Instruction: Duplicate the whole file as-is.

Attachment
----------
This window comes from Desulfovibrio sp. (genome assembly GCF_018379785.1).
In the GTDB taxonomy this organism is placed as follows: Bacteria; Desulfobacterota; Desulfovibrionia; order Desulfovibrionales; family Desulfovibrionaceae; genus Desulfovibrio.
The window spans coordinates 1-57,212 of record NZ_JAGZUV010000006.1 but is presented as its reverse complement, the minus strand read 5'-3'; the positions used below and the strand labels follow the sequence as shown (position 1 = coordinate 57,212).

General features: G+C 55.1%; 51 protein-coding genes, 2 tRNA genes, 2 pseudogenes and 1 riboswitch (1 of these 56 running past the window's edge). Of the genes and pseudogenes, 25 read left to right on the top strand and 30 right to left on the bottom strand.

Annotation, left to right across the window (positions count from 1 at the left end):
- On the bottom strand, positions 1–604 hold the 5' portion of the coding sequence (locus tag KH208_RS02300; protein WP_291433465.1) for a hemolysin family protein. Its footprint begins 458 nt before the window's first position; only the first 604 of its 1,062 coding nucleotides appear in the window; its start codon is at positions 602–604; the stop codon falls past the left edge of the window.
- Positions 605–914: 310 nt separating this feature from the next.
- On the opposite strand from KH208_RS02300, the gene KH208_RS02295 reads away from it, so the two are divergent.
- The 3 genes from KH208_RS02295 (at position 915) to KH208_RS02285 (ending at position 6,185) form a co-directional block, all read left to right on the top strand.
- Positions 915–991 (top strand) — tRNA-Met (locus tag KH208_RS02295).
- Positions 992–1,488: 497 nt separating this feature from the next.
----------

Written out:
This window comes from Desulfovibrio sp. (genome assembly GCF_018379785.1).
In the GTDB taxonomy this organism is placed as follows: Bacteria; Desulfobacterota; Desulfovibrionia; order Desulfovibrionales; family Desulfovibrionaceae; genus Desulfovibrio.
The window spans coordinates 1-57,212 of record NZ_JAGZUV010000006.1 but is presented as its reverse complement, the minus strand read 5'-3'; the positions used below and the strand labels follow the sequence as shown (position 1 = coordinate 57,212).

General features: G+C 55.1%; 51 protein-coding genes, 2 tRNA genes, 2 pseudogenes and 1 riboswitch (1 of these 56 running past the window's edge). Of the genes and pseudogenes, 25 read left to right on the top strand and 30 right to left on the bottom strand.

Annotation, left to right across the window (positions count from 1 at the left end):
- On the bottom strand, positions 1–604 hold the 5' portion of the coding sequence (locus tag KH208_RS02300; protein WP_291433465.1) for a hemolysin family protein. Its footprint begins 458 nt before the window's first position; only the first 604 of its 1,062 coding nucleotides appear in the window; its start codon is at positions 602–604; the stop codon falls past the left edge of the window.
- Positions 605–914: 310 nt separating this feature from the next.
- On the opposite strand from KH208_RS02300, the gene KH208_RS02295 reads away from it, so the two are divergent.
- The 3 genes from KH208_RS02295 (at position 915) to KH208_RS02285 (ending at position 6,185) form a co-directional block, all read left to right on the top strand.
- Positions 915–991 (top strand) — tRNA-Met (locus tag KH208_RS02295).
- Positions 992–1,488: 497 nt separating this feature from the next.